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The Amazing Physics of Magnetic Resonance Imaging (MRI)

Apr 29, 2021 | Articles, MRI

One of the most amazing medical breakthroughs in the medical industry is magnetic resonance imaging or MRI. Various medical conditions can only be diagnosed using this technology. With a technological innovation such as the MRI, it is always interesting to know what makes it work and the elements that make it outstanding.

In this article, we’ll delve deeper into the physics of MRI.


MRI: The Science Behind It

MRI is composed of fundamental physical and technological aspects. This medical imaging technology is utilized mostly in nuclear medicine and radiology to detect any disorders such as tumors, blood vessel issues, and abnormalities in other parts of the body. 

Images are shown by the machine so that physicians will have a better look at the condition. MRI is safer than X-rays and CT scans because it does not use ionizing radiation. Children and adult patients who are required to have repetitive tests can undergo MRI without worry. 

Contrast agents can be injected into the joints or veins to acquire a more enhanced image of the affected body part. Patients with a cardiac pacemaker and other implants in their body can also safely undergo MRI.


So, how does this actually work?

You might be thinking about how an image can be generated with MRI technology. When certain atomic nuclei are placed in an external magnetic field, they will absorb and emit radiofrequency energy. 

Clinical studies found out that hydrogen atoms are most often used to produce a radio-frequency signal detected and received by nearby antennas. Hydrogen atoms are usually present in humans and other biological organisms, where there is a rich supply of fat and water.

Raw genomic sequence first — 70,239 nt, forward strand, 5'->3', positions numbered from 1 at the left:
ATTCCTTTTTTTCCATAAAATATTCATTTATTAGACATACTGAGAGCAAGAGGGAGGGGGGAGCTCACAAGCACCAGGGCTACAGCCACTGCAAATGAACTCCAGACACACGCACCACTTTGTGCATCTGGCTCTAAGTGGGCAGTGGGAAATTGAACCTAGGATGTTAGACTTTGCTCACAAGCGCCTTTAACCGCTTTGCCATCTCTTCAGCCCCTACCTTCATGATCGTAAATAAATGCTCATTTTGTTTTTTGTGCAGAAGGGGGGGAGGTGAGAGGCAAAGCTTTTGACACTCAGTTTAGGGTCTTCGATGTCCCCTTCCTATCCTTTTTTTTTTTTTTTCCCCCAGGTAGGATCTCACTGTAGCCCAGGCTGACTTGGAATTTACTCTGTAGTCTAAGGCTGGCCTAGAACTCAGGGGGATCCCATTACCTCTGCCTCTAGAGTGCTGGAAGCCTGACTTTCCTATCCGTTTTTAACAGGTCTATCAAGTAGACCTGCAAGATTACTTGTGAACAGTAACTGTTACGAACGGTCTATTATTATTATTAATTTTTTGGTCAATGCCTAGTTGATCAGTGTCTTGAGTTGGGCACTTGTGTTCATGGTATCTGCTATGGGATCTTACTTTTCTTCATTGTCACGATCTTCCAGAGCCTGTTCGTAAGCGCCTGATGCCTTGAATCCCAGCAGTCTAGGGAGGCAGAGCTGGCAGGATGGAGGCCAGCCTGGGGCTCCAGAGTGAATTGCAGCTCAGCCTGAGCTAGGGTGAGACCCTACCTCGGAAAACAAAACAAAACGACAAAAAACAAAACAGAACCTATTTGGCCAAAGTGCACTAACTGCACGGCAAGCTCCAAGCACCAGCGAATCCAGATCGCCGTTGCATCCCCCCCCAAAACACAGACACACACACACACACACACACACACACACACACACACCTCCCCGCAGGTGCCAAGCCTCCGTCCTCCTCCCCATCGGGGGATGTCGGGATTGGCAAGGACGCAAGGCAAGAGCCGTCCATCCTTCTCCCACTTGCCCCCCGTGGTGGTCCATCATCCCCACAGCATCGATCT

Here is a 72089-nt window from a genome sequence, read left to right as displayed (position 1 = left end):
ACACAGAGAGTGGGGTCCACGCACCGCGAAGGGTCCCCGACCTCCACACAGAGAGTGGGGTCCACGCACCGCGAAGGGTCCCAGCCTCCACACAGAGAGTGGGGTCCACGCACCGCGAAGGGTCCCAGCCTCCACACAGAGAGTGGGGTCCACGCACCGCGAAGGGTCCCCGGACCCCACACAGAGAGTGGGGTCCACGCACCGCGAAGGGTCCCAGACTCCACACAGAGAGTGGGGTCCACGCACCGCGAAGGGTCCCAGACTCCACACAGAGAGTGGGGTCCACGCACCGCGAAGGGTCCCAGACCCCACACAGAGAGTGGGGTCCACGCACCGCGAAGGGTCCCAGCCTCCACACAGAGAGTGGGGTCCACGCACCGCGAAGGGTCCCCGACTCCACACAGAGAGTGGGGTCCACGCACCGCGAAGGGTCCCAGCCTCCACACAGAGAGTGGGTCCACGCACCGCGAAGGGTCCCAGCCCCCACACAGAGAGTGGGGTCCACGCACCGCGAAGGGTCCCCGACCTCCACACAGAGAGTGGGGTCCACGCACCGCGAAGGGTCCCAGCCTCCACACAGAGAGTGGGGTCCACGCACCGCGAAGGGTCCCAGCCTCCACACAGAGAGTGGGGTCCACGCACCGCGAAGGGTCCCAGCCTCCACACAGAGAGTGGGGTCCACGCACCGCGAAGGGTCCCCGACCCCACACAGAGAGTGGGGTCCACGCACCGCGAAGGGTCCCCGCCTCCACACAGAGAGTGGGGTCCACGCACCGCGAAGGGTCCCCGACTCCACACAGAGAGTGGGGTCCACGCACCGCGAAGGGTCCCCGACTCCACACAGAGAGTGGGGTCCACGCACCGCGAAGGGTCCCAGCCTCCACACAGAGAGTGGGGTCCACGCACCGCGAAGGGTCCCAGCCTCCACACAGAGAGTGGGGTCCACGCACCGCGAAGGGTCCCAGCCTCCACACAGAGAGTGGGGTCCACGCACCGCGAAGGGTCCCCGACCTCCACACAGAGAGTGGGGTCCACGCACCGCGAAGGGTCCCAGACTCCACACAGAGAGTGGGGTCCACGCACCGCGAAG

This explains why MRI can provide images from the inside of the body. The technology particularly maps the presence of water and fat in the specific area. Various contrasts are then generated when the pulses of radio waves are being stimulated by the nuclear spin transition and magnetic field gradients.

Protons can be either parallel or antiparallel aligned to magnetic fields’ direction when inside the scanner. Each proton usually has two types of alignments only. However, when there is a collection of protons, other alignments can be observed. Most of the protons are seen to align to B0 since this is in a lower state of energy.

When an amount of radiofrequency pulse is applied, this excites the protons and then forms a parallel to antiparallel alignment. As a result of the force applied to bring the protons back in their equilibrium state, they will undergo precession, a process somewhat like a rotating wheel due to the gravity’s effect. 

A changing voltage is received in coils wherein signals are given. The strength of the local magnetic field surrounding the protons dictates the frequency at which protons in a voxel will resonate. A stronger magnetic field correlates with a greater energy difference and a higher photon frequency. 

With the help of additional gradients placed over linear spaces, specific images can be selected. An image, then, is acquired by using the 2D images of the signal’s spatial frequencies. Patients usually hear knocking sounds due to the gradient coils trying to move when the force and current flow into the coils. This is why physicians recommend the patients use hearing protection during an MRI process.



MRI is composed of complex yet amazing physics. Its components and aspects do a good role in producing images of underlying health conditions. Every medical establishment should recognize the significance of a quality MRI machine to provide accurate diagnoses to their patients.

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